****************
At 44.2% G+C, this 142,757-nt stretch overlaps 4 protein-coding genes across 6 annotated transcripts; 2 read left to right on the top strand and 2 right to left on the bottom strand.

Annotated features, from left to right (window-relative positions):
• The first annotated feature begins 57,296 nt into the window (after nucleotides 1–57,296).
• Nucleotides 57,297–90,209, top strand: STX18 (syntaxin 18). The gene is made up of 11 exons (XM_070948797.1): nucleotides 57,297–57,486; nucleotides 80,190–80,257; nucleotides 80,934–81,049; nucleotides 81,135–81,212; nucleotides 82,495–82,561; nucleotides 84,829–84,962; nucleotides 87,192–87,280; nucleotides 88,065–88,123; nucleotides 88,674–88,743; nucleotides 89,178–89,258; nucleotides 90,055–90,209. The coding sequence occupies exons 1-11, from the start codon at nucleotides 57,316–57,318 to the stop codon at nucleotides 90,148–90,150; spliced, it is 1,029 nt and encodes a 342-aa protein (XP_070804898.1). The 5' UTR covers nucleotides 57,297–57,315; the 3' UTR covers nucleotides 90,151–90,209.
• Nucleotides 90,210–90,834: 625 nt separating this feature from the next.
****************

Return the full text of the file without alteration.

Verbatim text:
At 44.2% G+C, this 142,757-nt stretch overlaps 4 protein-coding genes across 6 annotated transcripts; 2 read left to right on the top strand and 2 right to left on the bottom strand.

Annotated features, from left to right (window-relative positions):
• The first annotated feature begins 57,296 nt into the window (after nucleotides 1–57,296).
• Nucleotides 57,297–90,209, top strand: STX18 (syntaxin 18). The gene is made up of 11 exons (XM_070948797.1): nucleotides 57,297–57,486; nucleotides 80,190–80,257; nucleotides 80,934–81,049; nucleotides 81,135–81,212; nucleotides 82,495–82,561; nucleotides 84,829–84,962; nucleotides 87,192–87,280; nucleotides 88,065–88,123; nucleotides 88,674–88,743; nucleotides 89,178–89,258; nucleotides 90,055–90,209. The coding sequence occupies exons 1-11, from the start codon at nucleotides 57,316–57,318 to the stop codon at nucleotides 90,148–90,150; spliced, it is 1,029 nt and encodes a 342-aa protein (XP_070804898.1). The 5' UTR covers nucleotides 57,297–57,315; the 3' UTR covers nucleotides 90,151–90,209.
• Nucleotides 90,210–90,834: 625 nt separating this feature from the next.